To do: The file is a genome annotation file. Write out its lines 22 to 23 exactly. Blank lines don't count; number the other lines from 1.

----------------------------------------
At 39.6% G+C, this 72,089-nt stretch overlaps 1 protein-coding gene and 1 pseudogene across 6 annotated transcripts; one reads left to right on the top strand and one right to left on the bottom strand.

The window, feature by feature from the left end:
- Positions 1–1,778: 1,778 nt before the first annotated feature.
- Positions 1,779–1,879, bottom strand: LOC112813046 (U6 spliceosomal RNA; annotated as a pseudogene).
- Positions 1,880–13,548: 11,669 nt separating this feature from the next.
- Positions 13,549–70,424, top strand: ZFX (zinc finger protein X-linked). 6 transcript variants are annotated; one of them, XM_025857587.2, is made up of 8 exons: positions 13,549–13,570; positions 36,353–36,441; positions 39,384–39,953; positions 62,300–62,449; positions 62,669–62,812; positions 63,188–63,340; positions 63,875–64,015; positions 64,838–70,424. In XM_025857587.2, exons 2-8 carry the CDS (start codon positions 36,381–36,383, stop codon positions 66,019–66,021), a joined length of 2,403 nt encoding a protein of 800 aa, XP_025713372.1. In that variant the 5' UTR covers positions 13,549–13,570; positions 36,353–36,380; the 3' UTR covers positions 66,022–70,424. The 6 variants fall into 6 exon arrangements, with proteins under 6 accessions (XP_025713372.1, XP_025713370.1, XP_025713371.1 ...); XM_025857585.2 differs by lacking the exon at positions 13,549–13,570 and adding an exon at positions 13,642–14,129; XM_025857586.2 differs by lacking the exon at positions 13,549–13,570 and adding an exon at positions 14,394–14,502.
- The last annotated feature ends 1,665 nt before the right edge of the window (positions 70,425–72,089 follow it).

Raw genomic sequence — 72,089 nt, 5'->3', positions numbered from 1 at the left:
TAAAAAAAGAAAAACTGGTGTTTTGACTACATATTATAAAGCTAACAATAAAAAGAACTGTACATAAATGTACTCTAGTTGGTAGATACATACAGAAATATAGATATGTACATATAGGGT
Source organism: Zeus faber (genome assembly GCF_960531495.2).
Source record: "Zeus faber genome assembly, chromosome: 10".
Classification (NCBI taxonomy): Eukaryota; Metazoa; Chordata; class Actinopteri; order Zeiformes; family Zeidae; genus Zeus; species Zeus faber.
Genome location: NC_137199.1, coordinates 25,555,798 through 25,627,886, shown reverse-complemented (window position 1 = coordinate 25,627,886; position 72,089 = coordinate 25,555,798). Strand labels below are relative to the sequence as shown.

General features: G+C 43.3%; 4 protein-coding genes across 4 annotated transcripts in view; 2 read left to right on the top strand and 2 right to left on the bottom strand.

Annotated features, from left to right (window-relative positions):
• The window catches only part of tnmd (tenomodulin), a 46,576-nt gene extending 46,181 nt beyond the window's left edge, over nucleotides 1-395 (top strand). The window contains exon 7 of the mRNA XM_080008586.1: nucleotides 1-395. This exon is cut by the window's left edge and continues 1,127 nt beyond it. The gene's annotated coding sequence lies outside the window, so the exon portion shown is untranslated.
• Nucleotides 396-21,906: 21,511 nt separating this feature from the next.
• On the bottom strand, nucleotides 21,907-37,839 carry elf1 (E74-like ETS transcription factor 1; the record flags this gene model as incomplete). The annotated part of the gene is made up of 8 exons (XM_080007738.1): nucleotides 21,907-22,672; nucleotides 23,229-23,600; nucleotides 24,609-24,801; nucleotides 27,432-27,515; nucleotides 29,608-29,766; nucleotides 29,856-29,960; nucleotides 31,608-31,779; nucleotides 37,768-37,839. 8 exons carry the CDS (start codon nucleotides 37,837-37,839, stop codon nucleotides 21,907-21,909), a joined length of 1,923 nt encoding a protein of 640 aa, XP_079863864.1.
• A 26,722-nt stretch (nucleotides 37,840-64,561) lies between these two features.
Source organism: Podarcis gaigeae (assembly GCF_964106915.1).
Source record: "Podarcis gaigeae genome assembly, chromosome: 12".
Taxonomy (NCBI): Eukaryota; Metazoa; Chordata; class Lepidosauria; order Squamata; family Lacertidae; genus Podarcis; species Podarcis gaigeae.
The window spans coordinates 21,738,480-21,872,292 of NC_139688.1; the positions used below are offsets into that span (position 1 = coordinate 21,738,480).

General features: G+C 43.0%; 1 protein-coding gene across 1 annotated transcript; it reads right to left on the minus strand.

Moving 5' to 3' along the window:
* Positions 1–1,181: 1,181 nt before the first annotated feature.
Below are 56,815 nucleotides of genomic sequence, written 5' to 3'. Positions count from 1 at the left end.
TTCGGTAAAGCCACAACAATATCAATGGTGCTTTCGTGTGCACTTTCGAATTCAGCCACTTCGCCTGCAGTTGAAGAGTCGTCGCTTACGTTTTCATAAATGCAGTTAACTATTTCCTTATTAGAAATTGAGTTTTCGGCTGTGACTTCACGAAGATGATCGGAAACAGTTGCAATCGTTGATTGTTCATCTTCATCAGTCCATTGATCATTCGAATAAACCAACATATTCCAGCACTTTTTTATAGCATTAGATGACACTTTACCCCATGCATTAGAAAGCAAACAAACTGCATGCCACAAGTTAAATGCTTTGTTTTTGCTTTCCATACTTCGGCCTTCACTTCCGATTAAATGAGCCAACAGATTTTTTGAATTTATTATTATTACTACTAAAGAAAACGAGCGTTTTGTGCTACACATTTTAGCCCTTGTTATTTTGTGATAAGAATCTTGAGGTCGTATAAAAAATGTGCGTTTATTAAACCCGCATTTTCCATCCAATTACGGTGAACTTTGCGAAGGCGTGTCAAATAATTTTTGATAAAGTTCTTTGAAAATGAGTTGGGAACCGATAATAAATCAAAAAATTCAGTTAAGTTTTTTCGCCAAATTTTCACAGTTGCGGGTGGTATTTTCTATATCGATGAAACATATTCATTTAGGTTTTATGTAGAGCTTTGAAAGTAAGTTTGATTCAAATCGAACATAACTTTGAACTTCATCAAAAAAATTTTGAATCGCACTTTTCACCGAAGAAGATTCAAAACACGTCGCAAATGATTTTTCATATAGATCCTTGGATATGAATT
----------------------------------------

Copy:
Taxonomy (NCBI): Eukaryota; Metazoa; Chordata; class Lepidosauria; order Squamata; family Lacertidae; genus Podarcis; species Podarcis gaigeae.
The window spans coordinates 21,738,480-21,872,292 of NC_139688.1; the positions used below are offsets into that span (position 1 = coordinate 21,738,480).